You also need to understand what current obligations are already taking your time. These need to continue to be fulfilled. Can you take on something new and still complete your obligations at the same level of quality you have been providing? This is important, your reputation will be determined based on the quality of work you produce. No one wants to hear how busy you are, everyone's busy, they want to know that you can fulfill your obligations and that they are a priority for you.
3. Understand the expectations
Don't be afraid to ask questions. How much time do you expect me to be there? What is the workload? What is the commute time? If there is pay involved, what does compensation look like? These are all questions that need to be answered to be able to give a definite answer.
I was offered an opportunity to create a choir program for a school, however, they expected me to be there five days a week, between set hours. Between the drive time, the compensation, and the hours worked I would have to give up some of my students and scale back my business. This was something I was absolutely not willing to do. I offered to create a hybrid virtual program, to which I never received a response. This clearly wasn't a good fit, however, I took the time to hear the individual out, understood what was needed, and explained how the current paradigm would not fit into my goals and business plan. The sacrifice I would have had to make was way higher than the return. It was a definite no go.
4. Set a schedule
I live and die by my schedule, I have to. Everything is on Google Calendar, so I know each week what private lessons I have, group classes are running, rehearsals are planned, and personal events are going on. This way I know what to plan for in advance so that my students get the best quality from me, I'm where I need to be at a particular day and time, and I don't double book.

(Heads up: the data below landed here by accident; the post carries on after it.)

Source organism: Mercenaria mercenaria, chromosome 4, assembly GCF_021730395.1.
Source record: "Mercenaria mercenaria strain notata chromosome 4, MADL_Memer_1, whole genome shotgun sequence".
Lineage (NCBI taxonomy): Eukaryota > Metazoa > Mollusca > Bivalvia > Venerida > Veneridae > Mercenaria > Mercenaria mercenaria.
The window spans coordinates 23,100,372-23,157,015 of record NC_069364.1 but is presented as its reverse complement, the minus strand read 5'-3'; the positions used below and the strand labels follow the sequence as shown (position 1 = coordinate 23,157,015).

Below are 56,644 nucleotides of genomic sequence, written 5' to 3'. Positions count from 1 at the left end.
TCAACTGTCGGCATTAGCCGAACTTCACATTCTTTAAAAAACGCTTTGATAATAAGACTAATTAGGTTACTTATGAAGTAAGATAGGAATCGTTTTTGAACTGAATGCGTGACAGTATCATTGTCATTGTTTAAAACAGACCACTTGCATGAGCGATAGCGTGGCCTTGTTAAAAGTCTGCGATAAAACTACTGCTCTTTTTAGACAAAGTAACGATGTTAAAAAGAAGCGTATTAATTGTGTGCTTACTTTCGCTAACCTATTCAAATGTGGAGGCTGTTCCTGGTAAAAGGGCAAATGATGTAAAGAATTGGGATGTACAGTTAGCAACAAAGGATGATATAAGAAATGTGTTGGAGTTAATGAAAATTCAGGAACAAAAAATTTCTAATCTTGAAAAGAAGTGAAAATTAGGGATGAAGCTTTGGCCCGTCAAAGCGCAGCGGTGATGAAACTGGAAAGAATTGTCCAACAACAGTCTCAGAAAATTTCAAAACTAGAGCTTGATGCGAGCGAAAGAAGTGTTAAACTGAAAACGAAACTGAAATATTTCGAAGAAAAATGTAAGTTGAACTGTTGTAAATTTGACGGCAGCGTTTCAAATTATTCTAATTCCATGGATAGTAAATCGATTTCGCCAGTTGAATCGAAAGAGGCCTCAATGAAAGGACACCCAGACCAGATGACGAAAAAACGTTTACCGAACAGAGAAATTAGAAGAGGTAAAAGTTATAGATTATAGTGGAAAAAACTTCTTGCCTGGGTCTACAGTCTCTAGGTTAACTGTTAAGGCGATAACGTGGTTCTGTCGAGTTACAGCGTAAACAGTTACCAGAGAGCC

I love the fact that I can access my calendar from my computer or phone, so if I'm out and get offered an opportunity (this has happened), I can say yes or no, by checking my calendar. If it requires more depth and thinking, I will ask if I can get back to the individual after reviewing the next few months and make sure I can fit it all in.
I am huge proponent of respecting people's time. Everyone is busy, I don't like my time wasted, and I know they don't theirs wasted either. I always like to keep that in mind when dealing with anyone.
5. When in doubt ask yourself the following questions
If you can say yes to 90% of the questions, it's a good opportunity, it not, say no.
1. Is this something I'm interested in?
2. Will I be able to give 100% to this project?
3. Will this help to advance my career or personal life?
4. Will I meet new people or grow stronger relationships?
5. Is this fun?
Just by making a few new changes I have noticed how much easier it is to prioritize what I really want and be able to go after opportunities I'm really interested in. Balance is a constant struggle, but remember to not overload your plate. Life is short, it should be fun! If you become all work and no play, it's time to make some changes, and start cutting things that don't make your feet hit that floor with excitement every morning.